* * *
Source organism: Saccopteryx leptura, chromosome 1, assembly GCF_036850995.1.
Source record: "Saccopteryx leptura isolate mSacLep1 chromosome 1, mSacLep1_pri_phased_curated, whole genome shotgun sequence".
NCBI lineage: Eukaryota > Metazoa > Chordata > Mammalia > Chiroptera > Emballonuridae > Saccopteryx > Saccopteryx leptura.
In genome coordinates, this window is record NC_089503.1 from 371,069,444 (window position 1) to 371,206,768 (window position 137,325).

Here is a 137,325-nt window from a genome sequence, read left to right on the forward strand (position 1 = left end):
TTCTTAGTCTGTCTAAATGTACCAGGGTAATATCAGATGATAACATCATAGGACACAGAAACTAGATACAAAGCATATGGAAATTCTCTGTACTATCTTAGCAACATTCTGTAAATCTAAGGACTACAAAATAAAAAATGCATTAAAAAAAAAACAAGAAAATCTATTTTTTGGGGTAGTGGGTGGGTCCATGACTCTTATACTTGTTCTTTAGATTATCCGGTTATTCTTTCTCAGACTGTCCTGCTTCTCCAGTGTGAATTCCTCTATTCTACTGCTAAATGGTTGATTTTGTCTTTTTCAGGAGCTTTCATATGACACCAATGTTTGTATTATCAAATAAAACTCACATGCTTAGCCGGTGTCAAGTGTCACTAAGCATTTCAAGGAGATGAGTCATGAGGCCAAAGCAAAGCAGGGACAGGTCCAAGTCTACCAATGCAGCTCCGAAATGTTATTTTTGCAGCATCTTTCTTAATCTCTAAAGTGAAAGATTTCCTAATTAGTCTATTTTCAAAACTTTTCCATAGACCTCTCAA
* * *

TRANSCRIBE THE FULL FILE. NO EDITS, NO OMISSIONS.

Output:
Source organism: Saccopteryx leptura, chromosome 1, assembly GCF_036850995.1.
Source record: "Saccopteryx leptura isolate mSacLep1 chromosome 1, mSacLep1_pri_phased_curated, whole genome shotgun sequence".
NCBI lineage: Eukaryota > Metazoa > Chordata > Mammalia > Chiroptera > Emballonuridae > Saccopteryx > Saccopteryx leptura.
In genome coordinates, this window is record NC_089503.1 from 371,069,444 (window position 1) to 371,206,768 (window position 137,325).

Here is a 137,325-nt window from a genome sequence, read left to right on the forward strand (position 1 = left end):
TTCTTAGTCTGTCTAAATGTACCAGGGTAATATCAGATGATAACATCATAGGACACAGAAACTAGATACAAAGCATATGGAAATTCTCTGTACTATCTTAGCAACATTCTGTAAATCTAAGGACTACAAAATAAAAAATGCATTAAAAAAAAAACAAGAAAATCTATTTTTTGGGGTAGTGGGTGGGTCCATGACTCTTATACTTGTTCTTTAGATTATCCGGTTATTCTTTCTCAGACTGTCCTGCTTCTCCAGTGTGAATTCCTCTATTCTACTGCTAAATGGTTGATTTTGTCTTTTTCAGGAGCTTTCATATGACACCAATGTTTGTATTATCAAATAAAACTCACATGCTTAGCCGGTGTCAAGTGTCACTAAGCATTTCAAGGAGATGAGTCATGAGGCCAAAGCAAAGCAGGGACAGGTCCAAGTCTACCAATGCAGCTCCGAAATGTTATTTTTGCAGCATCTTTCTTAATCTCTAAAGTGAAAGATTTCCTAATTAGTCTATTTTCAAAACTTTTCCATAGACCTCTCAA